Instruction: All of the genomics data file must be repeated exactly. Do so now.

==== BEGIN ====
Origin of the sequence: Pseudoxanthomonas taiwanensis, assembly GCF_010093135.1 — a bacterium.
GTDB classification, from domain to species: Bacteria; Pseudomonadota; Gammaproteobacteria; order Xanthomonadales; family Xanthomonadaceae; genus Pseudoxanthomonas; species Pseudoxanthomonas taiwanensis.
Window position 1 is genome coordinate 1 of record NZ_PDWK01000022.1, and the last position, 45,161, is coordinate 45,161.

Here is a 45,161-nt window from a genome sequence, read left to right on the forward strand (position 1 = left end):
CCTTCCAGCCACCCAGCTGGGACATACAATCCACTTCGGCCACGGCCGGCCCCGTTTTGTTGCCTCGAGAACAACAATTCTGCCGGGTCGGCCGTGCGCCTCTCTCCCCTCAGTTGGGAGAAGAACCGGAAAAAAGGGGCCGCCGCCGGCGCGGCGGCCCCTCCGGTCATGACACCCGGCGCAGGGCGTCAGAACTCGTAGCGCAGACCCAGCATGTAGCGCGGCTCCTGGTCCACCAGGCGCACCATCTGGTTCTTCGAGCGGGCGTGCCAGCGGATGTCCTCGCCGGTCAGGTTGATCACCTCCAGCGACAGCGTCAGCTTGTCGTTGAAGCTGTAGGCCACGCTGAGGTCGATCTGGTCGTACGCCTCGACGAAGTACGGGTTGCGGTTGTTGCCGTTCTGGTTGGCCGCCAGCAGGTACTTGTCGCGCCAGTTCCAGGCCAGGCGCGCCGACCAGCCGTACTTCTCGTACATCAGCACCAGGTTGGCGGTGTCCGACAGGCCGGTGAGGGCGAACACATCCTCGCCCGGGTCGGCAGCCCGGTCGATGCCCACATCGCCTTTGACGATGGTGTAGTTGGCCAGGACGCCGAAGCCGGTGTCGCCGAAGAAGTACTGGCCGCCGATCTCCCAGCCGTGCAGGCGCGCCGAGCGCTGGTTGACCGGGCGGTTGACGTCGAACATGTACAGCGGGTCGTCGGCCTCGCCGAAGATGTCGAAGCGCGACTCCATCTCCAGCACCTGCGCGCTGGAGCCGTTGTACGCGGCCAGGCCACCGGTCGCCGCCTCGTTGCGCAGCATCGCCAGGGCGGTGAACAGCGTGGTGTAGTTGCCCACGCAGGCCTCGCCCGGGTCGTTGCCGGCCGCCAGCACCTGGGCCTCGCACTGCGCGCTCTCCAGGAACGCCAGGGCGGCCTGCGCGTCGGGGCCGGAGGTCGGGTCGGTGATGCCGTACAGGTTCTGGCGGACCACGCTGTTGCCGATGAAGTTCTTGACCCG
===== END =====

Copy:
Origin of the sequence: Pseudoxanthomonas taiwanensis, assembly GCF_010093135.1 — a bacterium.
GTDB classification, from domain to species: Bacteria; Pseudomonadota; Gammaproteobacteria; order Xanthomonadales; family Xanthomonadaceae; genus Pseudoxanthomonas; species Pseudoxanthomonas taiwanensis.
Window position 1 is genome coordinate 1 of record NZ_PDWK01000022.1, and the last position, 45,161, is coordinate 45,161.

Here is a 45,161-nt window from a genome sequence, read left to right on the forward strand (position 1 = left end):
CCTTCCAGCCACCCAGCTGGGACATACAATCCACTTCGGCCACGGCCGGCCCCGTTTTGTTGCCTCGAGAACAACAATTCTGCCGGGTCGGCCGTGCGCCTCTCTCCCCTCAGTTGGGAGAAGAACCGGAAAAAAGGGGCCGCCGCCGGCGCGGCGGCCCCTCCGGTCATGACACCCGGCGCAGGGCGTCAGAACTCGTAGCGCAGACCCAGCATGTAGCGCGGCTCCTGGTCCACCAGGCGCACCATCTGGTTCTTCGAGCGGGCGTGCCAGCGGATGTCCTCGCCGGTCAGGTTGATCACCTCCAGCGACAGCGTCAGCTTGTCGTTGAAGCTGTAGGCCACGCTGAGGTCGATCTGGTCGTACGCCTCGACGAAGTACGGGTTGCGGTTGTTGCCGTTCTGGTTGGCCGCCAGCAGGTACTTGTCGCGCCAGTTCCAGGCCAGGCGCGCCGACCAGCCGTACTTCTCGTACATCAGCACCAGGTTGGCGGTGTCCGACAGGCCGGTGAGGGCGAACACATCCTCGCCCGGGTCGGCAGCCCGGTCGATGCCCACATCGCCTTTGACGATGGTGTAGTTGGCCAGGACGCCGAAGCCGGTGTCGCCGAAGAAGTACTGGCCGCCGATCTCCCAGCCGTGCAGGCGCGCCGAGCGCTGGTTGACCGGGCGGTTGACGTCGAACATGTACAGCGGGTCGTCGGCCTCGCCGAAGATGTCGAAGCGCGACTCCATCTCCAGCACCTGCGCGCTGGAGCCGTTGTACGCGGCCAGGCCACCGGTCGCCGCCTCGTTGCGCAGCATCGCCAGGGCGGTGAACAGCGTGGTGTAGTTGCCCACGCAGGCCTCGCCCGGGTCGTTGCCGGCCGCCAGCACCTGGGCCTCGCACTGCGCGCTCTCCAGGAACGCCAGGGCGGCCTGCGCGTCGGGGCCGGAGGTCGGGTCGGTGATGCCGTACAGGTTCTGGCGGACCACGCTGTTGCCGATGAAGTTCTTGACCCG